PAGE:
World Kim’s charm offensive may SYDNEY NZ man­u­fac­turer fined for ex­port­ing plane parts to N. Korea ben­e­fit army if sanc­tions ease

The Myanmar Times - Weekend - - World - 16 JUNE 8, 2018

A New Zealand air­craft man­u­fac­turer has been fined al­most NZ$75,000 (US$53,000) for in­di­rectly but know­ingly ex­port­ing air­craft parts to North Korea in vi­o­la­tion of UN sanc­tions, lo­cal me­dia re­ported Thurs­day.

Judge John Bergseng of the Manukau Dis­trict Court de­scribed Pa­cific Aerospace Ltd.’s ac­tions as “reck­less,” find­ing that the com­pany was aware of UN sanc­tions reg­u­la­tions but “had cho­sen not to fully in­form it­self of (their) de­tail.” – Ky­odo WHILE rais­ing hopes for de­nu­cle­ari­sa­tion and a peace treaty to fi­nally end the Korean War, North Korean leader Kim Jong Un’s newly found fo­cus on diplo­macy comes with an ironic flip­side: It could be a god­send for his gen­er­als.

Kim’s think­ing on how his military fits in to his plans to foster de­tente on the Korean Penin­sula and ne­go­ti­ate se­cu­rity guar­an­tees from Wash­ing­ton may be­come clearer when he sits down with Pres­i­dent Don­ald Trump next week in Sin­ga­pore.

But one thing is al­ready clear. Kim can­not sur­vive with­out his loyal troops. What­ever grand strat­egy he has in mind will strongly re­flect their interests — and that in­cludes the abil­ity to make lots of money.

Along with the nuclear bombs and in­ter­con­ti­nen­tal bal­lis­tic mis­siles that have got­ten the world’s at­ten­tion, the Korean Peo­ple’s Army is deeply in­volved in ev­ery­thing from rais­ing mush­rooms and ap­ples to run­ning its na­tional air­line and sell­ing the coun­try’s min­eral re­sources abroad.

So they stand to ben­e­fit greatly if Kim suc­ceeds in de­plet­ing sup­port for sanc­tions by ne­go­ti­at­ing with Trump and the North’s af­flu­ent neigh­bors.

Ri­valed only by the rul­ing party it­self, with which it is care­fully in­ter­twined, the military is the biggest and most for­mi­da­ble or­gan­i­sa­tion in North Korea. It con­sumes roughly one-third of the coun­try’s an­nual bud­get and em­ploys 1 mil­lion-plus per­son­nel, mak­ing its stand­ing army one of the world’s largest de­spite the North’s small pop­u­la­tion of less than 25 mil­lion.

From the reign of Kim’s father, one of North Korea’s most im­por­tant slo­gans has been “Military First.” And since he took power, Kim has set his sights on si­mul­ta­ne­ously de­vel­op­ing the na­tion’s nuclear forces and its econ­omy. His cur­rent diplo­matic over­tures to China, Seoul and Wash­ing­ton are based on his claim, laid out to party elites in April, to have al­ready “com­pleted” the devel­op­ment of his nuclear arse­nal.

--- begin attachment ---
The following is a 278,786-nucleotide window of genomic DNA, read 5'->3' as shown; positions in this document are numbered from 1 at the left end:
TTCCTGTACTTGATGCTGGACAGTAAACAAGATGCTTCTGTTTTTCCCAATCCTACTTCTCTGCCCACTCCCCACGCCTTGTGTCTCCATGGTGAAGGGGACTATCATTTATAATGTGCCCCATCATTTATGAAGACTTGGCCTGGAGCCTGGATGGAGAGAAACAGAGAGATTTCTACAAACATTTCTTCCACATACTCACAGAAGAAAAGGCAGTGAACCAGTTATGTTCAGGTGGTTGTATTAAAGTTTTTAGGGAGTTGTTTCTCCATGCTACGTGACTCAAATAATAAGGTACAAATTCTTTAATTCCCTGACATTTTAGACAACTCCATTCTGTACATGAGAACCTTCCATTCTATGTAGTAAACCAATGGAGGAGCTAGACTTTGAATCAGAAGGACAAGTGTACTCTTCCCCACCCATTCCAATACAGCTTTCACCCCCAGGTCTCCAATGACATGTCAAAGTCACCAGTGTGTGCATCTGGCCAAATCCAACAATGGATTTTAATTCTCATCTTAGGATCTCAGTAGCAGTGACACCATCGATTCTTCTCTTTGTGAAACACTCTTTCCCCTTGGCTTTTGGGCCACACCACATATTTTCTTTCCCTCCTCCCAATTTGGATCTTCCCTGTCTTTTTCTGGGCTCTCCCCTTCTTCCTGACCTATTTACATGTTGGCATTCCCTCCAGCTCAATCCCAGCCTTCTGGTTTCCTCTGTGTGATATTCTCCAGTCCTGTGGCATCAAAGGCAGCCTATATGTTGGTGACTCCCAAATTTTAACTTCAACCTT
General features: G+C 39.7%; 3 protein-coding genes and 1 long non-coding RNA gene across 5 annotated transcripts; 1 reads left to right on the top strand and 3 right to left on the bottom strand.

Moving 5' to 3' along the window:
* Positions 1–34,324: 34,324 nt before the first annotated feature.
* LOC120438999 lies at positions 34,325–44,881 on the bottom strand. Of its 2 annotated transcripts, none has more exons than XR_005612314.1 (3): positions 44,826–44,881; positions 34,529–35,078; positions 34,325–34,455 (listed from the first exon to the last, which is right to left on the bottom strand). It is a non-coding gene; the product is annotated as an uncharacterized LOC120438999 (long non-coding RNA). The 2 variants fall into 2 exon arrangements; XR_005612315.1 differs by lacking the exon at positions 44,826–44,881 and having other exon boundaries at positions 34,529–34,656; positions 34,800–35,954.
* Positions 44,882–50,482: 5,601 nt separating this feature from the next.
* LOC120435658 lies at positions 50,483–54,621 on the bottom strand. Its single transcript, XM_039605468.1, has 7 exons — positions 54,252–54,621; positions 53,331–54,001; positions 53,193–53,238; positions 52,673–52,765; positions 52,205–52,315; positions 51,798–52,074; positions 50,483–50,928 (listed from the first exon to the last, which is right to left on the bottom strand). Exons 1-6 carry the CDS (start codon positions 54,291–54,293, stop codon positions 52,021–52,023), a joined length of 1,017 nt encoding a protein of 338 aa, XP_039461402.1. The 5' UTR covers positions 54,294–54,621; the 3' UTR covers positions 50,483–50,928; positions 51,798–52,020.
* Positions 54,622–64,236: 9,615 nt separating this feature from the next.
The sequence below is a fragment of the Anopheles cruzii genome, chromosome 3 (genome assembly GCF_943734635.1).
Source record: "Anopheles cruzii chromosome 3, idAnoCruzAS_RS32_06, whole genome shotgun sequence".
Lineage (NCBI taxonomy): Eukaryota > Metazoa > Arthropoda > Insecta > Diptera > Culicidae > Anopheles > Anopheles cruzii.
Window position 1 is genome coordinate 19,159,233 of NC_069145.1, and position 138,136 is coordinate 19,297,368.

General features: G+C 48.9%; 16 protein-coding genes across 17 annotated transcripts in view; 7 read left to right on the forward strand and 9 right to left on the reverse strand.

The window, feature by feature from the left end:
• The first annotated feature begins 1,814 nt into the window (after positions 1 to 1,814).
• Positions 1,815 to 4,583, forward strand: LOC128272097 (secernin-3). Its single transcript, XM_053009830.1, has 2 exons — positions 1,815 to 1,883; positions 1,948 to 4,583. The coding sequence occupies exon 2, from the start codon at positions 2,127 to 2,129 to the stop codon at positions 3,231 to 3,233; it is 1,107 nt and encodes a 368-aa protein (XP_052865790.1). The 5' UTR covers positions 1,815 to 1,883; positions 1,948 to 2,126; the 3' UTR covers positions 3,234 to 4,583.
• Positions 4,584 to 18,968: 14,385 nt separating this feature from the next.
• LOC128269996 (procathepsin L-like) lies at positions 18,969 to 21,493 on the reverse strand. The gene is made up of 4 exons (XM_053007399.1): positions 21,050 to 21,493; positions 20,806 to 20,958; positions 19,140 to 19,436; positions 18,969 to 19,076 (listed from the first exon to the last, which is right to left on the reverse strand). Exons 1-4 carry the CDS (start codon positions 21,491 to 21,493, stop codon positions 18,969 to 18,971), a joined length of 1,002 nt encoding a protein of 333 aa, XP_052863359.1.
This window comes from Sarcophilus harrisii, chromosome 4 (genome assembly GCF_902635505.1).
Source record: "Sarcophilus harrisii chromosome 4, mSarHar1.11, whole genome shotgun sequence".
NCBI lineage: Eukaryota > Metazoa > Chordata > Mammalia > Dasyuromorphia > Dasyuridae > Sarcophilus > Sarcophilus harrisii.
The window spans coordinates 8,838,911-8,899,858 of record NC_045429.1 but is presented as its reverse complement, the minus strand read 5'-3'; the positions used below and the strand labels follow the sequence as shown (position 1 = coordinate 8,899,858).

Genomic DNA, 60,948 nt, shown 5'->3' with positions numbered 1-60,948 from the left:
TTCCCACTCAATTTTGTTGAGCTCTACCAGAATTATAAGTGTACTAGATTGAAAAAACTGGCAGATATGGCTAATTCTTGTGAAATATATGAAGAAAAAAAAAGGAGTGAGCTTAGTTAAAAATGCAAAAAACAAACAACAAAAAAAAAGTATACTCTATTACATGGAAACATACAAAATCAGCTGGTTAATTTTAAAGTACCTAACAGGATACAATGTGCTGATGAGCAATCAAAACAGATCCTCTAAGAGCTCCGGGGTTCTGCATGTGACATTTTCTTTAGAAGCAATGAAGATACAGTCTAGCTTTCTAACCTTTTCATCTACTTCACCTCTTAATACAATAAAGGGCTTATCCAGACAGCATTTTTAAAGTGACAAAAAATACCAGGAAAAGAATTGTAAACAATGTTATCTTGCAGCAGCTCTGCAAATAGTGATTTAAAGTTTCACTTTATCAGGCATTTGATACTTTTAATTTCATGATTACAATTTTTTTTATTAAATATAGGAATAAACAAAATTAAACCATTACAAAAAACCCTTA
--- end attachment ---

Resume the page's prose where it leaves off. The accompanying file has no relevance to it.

With the nuclear devel­op­ment mis­sion ac­com­plished, his ar­gu­ment goes, it’s time to adopt a “new strate­gic line” that em­pha­sises the econ­omy and the strate­gic use of diplo­macy.

That should not be seen as a move against his military.

Just as shifts in the econ­omy since Kim as­sumed power in late 2011 have cre­ated a grow­ing in­come gap in the civil­ian sec­tor, so have they con­tributed to grow­ing dis­par­ity within the military ranks, sug­gests Wil­liam Brown, an ad­junct pro­fes­sor at Ge­orge­town Univer­sity and for­mer an­a­lyst with the US State De­part­ment and CIA.

“Some units and some sol­diers are mak­ing good money do­ing con­struc­tion work and oth­ers are mak­ing es­sen­tially noth­ing do­ing their fox­hole duty. Same for the of­fi­cers,” he said. “Some are com­ing out of their 10-year tour of duty with mar­ketable skills, like driv­ing and fix­ing taxis, and oth­ers with no skills at all.”

Brown said that, in the long run, diplo­matic success could free Kim to cut costs by reducing the military’s bloated ranks. But he stressed that for now “keeping sol­diers happy when oth­ers seem to be get­ting rich is of para­mount im­por­tance.”

“I get the sense that Kim is get­ting ready for an­other mas­sive state wage in­crease to make state work­ers, in­clud­ing the military, a lit­tle more happy,” he said.

The military’s in­volve­ment in such a wide va­ri­ety of side-busi­nesses also means it is in its in­ter­est to see an in­crease in trade well be­yond sales of nuclear tech­nol­ogy or mis­sile parts that will likely re­main the tar­get of in­ter­na­tional non-pro­lif­er­a­tion watch­dogs no mat­ter how well Kim’s talks go.

“They own a large num­ber of en­ter­prises, and their share in the min­ing sec­tor is prob­a­bly one of the largest. So they’ve def­i­nitely lost out as sanc­tions have made North Korean coal and min­eral ex­ports plunge,” said Ben­jamin Katzeff Sil­ber­stein, an as­so­ciate scholar with the non-profit For­eign Pol­icy Re­search In­sti­tute.

Sil­ber­stein added that the most im­por­tant role of the military in the econ­omy is its abil­ity to read­ily pro­vide man­power where needed, do­ing con­struc­tion and road re­pair work, help­ing out with the har­vest and work­ing in the mines. “That role is hard to quan­tify,” he said, “but it is likely mas­sive.” – AP


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